I vote number 3. But I can't suggest anything as most big centerpiece fish I know of are pretty demanding beings, or you know, just "big uglies" that most people won't be interested in. :-D

I think number 2, angels, is the easiest option to take. Plus they do come in a ton of nice colours, I love the koi coloured ones.

Peanut72 06-25-2012 06:15 PM

Just for clarification, this is a second tank in addition to the community tank that is already running, not so much to add more fish to the existing community. All I really have for it right now is the tank and stand and some random plastic plants that will most likely not be used and some red gravel which wont be used, undergravel filters and two hob's. Have to pretty much start from scratch on this one. May look a little further into the Angel tank, I really wanted some in my community tank, but I am leaning toward the higher side for water hardness/ pH. Back when I first started my first tank a few yrs ago, I had reputable person on this site translate my water params directly from the water company website. He figured my water hardness to about a 9 dGH making that a medium hardness and pH is about 7.6. According to the profiles, I need to be under 15 dGH and prefferably below 7 on pH, so Im not sure if Angels will be a great choice.

Anyway, thanks for the feedback on this. Ill chew it over for a while and then get me a plan together.

Byron 06-26-2012 12:15 PM

Angelfish would be OK in your water, as they will be tank raised as opposed to wild caught. While pH below 7 will still suit them better, slightly basic will cause no major issues. And the pH may well lower a bit naturally as the tank matures biologically.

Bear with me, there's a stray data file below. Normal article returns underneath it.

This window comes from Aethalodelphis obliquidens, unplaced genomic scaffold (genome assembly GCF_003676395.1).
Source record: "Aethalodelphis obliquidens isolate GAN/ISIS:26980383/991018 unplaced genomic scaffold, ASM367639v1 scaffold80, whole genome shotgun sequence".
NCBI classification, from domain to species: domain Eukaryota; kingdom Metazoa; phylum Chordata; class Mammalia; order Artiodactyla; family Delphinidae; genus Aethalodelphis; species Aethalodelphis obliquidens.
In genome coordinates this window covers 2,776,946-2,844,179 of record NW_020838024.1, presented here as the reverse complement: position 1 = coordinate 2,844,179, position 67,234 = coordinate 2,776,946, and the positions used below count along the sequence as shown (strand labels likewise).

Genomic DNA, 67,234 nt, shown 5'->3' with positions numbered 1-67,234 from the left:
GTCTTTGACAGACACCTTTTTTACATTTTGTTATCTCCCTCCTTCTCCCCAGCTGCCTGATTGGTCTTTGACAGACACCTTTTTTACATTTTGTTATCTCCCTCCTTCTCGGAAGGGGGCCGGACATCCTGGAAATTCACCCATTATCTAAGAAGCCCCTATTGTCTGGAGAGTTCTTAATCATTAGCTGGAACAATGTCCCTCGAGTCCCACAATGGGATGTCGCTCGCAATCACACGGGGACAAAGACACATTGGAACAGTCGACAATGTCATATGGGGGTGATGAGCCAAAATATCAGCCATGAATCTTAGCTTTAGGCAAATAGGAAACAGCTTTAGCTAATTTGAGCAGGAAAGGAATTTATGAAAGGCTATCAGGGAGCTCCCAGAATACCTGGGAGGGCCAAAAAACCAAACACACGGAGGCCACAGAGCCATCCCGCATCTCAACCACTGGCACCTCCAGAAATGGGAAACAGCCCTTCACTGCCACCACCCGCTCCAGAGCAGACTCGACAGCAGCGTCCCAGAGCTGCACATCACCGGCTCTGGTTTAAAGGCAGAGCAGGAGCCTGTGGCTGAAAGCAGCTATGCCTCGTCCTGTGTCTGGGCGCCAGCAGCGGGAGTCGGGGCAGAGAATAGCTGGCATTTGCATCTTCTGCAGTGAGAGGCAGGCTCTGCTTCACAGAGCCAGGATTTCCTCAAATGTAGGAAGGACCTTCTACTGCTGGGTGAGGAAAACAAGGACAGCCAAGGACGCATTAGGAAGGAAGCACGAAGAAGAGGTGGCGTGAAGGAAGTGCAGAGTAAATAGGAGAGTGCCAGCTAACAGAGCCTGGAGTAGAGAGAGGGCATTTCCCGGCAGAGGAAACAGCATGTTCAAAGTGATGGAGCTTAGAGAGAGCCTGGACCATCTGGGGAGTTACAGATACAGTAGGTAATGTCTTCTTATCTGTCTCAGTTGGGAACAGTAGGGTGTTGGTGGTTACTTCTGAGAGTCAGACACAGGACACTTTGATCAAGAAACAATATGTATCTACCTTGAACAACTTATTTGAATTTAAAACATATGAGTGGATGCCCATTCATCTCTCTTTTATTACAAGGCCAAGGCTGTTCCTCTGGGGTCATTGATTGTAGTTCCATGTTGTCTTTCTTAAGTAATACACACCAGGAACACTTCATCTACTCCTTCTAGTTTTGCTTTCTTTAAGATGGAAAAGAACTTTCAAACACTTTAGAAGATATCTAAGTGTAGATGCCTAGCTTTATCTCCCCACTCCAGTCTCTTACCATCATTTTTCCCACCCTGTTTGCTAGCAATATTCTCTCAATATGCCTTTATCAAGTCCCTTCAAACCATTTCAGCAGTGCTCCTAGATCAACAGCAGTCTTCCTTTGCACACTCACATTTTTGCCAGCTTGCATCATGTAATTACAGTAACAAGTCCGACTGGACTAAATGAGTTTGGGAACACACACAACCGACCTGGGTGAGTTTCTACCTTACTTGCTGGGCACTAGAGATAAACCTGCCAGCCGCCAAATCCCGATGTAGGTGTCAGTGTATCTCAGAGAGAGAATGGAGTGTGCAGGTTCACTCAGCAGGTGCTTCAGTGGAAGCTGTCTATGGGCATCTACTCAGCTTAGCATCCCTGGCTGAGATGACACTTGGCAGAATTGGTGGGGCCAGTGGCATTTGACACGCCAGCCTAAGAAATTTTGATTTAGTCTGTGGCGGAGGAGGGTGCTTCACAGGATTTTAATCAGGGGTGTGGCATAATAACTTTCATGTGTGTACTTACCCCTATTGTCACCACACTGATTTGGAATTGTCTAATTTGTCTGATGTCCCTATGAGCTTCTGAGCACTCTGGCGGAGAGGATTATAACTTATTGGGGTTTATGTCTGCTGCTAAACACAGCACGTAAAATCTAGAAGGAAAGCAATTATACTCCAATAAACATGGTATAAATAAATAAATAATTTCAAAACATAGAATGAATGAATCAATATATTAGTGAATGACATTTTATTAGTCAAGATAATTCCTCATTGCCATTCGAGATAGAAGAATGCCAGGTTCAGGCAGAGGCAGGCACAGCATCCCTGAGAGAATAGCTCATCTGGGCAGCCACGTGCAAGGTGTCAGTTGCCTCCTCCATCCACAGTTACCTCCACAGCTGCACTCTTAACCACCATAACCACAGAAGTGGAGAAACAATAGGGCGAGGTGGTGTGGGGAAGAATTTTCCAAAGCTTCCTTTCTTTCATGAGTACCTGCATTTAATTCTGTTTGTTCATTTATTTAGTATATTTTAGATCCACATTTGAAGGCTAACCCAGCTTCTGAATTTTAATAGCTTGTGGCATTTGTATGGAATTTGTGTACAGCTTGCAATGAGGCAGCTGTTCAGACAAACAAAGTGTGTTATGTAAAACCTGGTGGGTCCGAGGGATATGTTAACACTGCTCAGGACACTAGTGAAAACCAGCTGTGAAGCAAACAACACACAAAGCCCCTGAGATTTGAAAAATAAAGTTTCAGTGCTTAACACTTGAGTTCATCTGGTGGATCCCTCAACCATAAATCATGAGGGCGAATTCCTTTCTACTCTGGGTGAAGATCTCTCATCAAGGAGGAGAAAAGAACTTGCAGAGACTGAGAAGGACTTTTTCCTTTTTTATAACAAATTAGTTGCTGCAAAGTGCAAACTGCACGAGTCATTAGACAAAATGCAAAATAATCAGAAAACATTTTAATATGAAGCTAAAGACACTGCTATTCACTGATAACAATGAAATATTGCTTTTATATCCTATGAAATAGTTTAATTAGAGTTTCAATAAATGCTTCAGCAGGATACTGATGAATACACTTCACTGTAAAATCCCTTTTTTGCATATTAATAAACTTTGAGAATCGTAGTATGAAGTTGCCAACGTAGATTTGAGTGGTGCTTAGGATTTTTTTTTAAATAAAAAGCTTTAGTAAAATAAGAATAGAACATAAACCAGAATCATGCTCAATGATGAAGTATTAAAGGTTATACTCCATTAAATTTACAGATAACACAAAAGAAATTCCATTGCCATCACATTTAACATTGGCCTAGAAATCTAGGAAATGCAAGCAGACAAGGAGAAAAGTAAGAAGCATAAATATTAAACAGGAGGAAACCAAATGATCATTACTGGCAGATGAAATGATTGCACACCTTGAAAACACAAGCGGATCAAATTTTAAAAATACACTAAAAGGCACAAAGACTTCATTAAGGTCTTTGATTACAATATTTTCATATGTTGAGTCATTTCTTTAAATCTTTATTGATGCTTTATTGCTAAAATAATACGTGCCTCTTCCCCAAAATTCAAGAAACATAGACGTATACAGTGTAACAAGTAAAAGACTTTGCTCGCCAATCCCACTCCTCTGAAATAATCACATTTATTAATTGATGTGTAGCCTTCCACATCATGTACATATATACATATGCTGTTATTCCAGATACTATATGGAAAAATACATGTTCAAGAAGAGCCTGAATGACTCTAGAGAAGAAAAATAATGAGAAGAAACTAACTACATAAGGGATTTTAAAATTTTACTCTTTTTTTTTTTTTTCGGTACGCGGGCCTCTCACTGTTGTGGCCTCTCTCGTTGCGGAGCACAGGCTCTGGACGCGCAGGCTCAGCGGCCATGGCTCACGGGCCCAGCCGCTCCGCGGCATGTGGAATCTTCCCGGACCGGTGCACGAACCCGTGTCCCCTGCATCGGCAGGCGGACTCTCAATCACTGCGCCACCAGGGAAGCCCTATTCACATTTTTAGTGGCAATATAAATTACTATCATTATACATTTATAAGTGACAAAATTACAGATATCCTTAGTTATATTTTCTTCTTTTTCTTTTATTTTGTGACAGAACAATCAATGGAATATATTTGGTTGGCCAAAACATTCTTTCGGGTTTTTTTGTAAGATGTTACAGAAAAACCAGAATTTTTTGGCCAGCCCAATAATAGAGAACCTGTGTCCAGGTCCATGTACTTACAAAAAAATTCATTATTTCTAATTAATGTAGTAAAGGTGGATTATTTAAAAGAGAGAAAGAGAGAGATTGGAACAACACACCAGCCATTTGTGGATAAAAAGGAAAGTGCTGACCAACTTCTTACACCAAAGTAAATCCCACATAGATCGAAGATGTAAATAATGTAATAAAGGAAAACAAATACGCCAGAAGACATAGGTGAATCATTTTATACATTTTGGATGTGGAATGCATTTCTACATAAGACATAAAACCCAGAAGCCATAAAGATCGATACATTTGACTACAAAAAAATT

You could have a nice display with angelfish. Starting from a clean slate so to speak, you could go one of two ways: an authentic angelfish biotope, with play sand, chunks of wood and branches, and only floating plants. There are several compatible fish for this. The light could be minimal, ideal for angels, because the only plants are floating. The angels would be right at home and shine.

Alternatively, a lightly planted tank. Much as above only adding some large Echinodorus (sword) plants and the chain sword or pygmy chain sword. Light would be a bit more important here to provide sufficient, but a single 48-inch T8 would still be adequate.

Byron.

Peanut72 06-29-2012 06:26 PM

Thats good to hear Byron. I am leaning heavily in that direction. Looks like about 6 is going to be the max on what I can put in the tank and would like to do a BN Pleco with them. Thinking of doing dual Fluval 305's to filter and thinking about giving one of those DIY 3d backgrounds a shot. Looks like a lot of work, but the ones Ive seen I really liked. Play sand substrate and a few plants/sticks sound like it will just about fit the bill. Lots of time left to get this thing going, but Ill update as I get started.

Byron 06-29-2012 07:20 PM

Quote:

Originally Posted by Peanut72 (Post 1134836)
Thats good to hear Byron. I am leaning heavily in that direction. Looks like about 6 is going to be the max on what I can put in the tank and would like to do a BN Pleco with them. Thinking of doing dual Fluval 305's to filter and thinking about giving one of those DIY 3d backgrounds a shot. Looks like a lot of work, but the ones Ive seen I really liked. Play sand substrate and a few plants/sticks sound like it will just about fit the bill. Lots of time left to get this thing going, but Ill update as I get started.

I wouldn't recommend two canisters. The Fluval 305 is rated for up to 80 gallons, so that is quite sufficient. You don't want much water movement with angelfish.